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Jim Dixon feels anything but lucky. At the university he has to do the bidding of absent-minded and boring Professor Welch to have any hope of keeping his job. Worse, he has managed to get entangled with unexciting but neurotic Margaret Peel, a friend of the Professor's. All-in-all, the pub is the only friendly place to be. His misery is completed at a dreadful weekend gathering of the Welch clan by the arrival of son Bertrand. Not so much that Betrand is loud-mouthed and boorish - which he is - but that he has as companion Christine Callaghan, the sort of marvellous and unattainable woman Jim can only dream about. Written by
Jeremy Perkins <email@example.com>
Kingsley Amis's first and best novel drew much satirical thrust from its evocation of the late 1940s, when British idealism about the socialist government elected in the first flush of World War Two victory was petering out. The ex-communist university lecturer Amis's ambiguity about putting The People in charge- later expressed in a vehement rejection of educational egalitarianism- is already implicit in this campus chronicle.
The Boulting Brothers, themselves on the left, worked "Lucky Jim" into the mildly satirical cycle of movies which made them the main successors to Ealing in the 1950s and early 1960s. But by updating it to the present and filling it with their rep company of character actors, they lost the plot.
Written by the newspaper humorist Patrick Campbell, this picturisation skates over the hypocrisy of Professor Welch and his clan as moneyed leftists-- an early depiction of limousine liberalism-- and concentrates on slapstick. Ian Carmichael, whose northern accent comes and goes, is too posh to play a grammar school lad who has blundered into the wrong profession. Terry-Thomas is too old and too T-T ("extra-ordinary fellah!") for Bertrand Welch, the spoilt son-- and why make him a novelist rather than a painter, when visual fun could have been had with his awful daubs to make up for the absence of Amis's authorial voice?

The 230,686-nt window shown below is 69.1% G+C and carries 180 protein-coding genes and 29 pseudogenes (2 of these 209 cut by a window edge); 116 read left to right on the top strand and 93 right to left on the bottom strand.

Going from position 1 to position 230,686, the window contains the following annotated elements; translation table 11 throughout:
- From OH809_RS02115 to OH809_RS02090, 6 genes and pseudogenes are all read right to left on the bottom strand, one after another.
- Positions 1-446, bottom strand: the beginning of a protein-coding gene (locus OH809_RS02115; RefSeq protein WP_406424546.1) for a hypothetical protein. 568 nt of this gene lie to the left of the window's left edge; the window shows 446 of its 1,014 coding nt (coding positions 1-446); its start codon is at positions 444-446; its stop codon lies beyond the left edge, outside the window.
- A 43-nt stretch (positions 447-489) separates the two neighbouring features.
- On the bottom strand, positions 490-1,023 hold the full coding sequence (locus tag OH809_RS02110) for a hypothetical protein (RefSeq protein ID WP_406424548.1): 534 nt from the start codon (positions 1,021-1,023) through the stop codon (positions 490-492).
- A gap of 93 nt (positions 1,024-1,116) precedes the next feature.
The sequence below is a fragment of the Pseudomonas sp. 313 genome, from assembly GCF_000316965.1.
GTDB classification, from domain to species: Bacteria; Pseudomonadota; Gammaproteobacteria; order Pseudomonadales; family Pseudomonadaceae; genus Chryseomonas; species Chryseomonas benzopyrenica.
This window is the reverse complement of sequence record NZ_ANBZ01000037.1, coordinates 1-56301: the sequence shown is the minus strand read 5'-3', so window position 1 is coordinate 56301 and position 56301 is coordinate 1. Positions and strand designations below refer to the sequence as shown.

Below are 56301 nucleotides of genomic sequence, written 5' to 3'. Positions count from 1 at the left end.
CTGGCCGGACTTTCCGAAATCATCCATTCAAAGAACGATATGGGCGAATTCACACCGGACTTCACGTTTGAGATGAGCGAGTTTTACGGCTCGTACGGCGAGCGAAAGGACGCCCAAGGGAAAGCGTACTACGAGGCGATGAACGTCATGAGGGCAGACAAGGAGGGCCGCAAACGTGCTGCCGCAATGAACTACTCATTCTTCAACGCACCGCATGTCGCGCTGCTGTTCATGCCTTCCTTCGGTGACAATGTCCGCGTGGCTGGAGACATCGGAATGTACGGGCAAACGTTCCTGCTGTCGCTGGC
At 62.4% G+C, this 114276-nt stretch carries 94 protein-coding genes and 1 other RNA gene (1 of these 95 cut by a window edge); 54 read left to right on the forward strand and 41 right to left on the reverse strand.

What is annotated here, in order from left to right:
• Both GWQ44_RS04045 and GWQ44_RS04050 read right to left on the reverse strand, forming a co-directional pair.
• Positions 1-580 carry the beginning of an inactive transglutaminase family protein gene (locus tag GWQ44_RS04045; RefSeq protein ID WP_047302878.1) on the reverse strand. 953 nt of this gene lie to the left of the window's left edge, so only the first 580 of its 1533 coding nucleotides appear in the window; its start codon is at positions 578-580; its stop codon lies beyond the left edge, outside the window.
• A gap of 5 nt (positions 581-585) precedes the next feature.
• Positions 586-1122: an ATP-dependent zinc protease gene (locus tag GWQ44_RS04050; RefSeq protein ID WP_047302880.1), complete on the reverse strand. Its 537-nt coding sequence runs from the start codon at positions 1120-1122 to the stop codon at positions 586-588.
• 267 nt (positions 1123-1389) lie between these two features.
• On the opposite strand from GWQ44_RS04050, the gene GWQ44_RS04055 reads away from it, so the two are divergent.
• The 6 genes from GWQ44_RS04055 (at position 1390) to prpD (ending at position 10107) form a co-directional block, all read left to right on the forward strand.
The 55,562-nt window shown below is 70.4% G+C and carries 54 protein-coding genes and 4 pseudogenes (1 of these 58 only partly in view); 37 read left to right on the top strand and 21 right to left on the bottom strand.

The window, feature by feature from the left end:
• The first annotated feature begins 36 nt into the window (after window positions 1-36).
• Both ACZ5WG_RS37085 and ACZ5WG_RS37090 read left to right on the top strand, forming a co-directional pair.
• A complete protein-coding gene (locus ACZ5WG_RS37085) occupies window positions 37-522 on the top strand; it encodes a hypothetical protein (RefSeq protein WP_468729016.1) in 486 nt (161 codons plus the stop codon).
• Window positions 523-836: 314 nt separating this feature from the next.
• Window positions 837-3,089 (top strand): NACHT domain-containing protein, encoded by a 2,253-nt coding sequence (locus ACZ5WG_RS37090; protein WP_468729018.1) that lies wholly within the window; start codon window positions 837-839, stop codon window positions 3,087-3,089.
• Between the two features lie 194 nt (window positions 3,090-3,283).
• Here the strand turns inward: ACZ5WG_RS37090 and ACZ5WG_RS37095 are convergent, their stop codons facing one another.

Most of the novel's heft comes from the gap between Jim Dixon's forced toadying and his secret derision, expressed in making faces and fantasising elaborate practical jokes. Little of this can get through in a script which majors on pratfalls and all-too-Britishly endorses Jim as the good guy by having the Welch's dog adopt him. And the provincial campus is too grand for the era of austerity and demobbed students Amis imagined, as though the Boultings secretly hankered to relocate the tale to Oxbridge.
All that said, there are incidental pleasures. Hugh Griffiths is spot-on as "Neddy" Welch, as is his namesake Kenneth as the creepy Evan Johns. Unexpectedly, given the initial compromises, the denouement (which was slapstick in the book too) gets closer to Amis's acrid eloquence, although drunks on screen become tiresome faster than directors realise. Interestingly in view of Amis's later problems with American publishers, the Boultings tone down the novel's misogyny. Margaret Peel is less neurotic, predatory and manipulative in the film. Jim's love object Christine, alas, is a tittering cipher on both page and screen. The British cinema wasn't doing sex in the Fifties unless it was "exposing" tarts in Soho.
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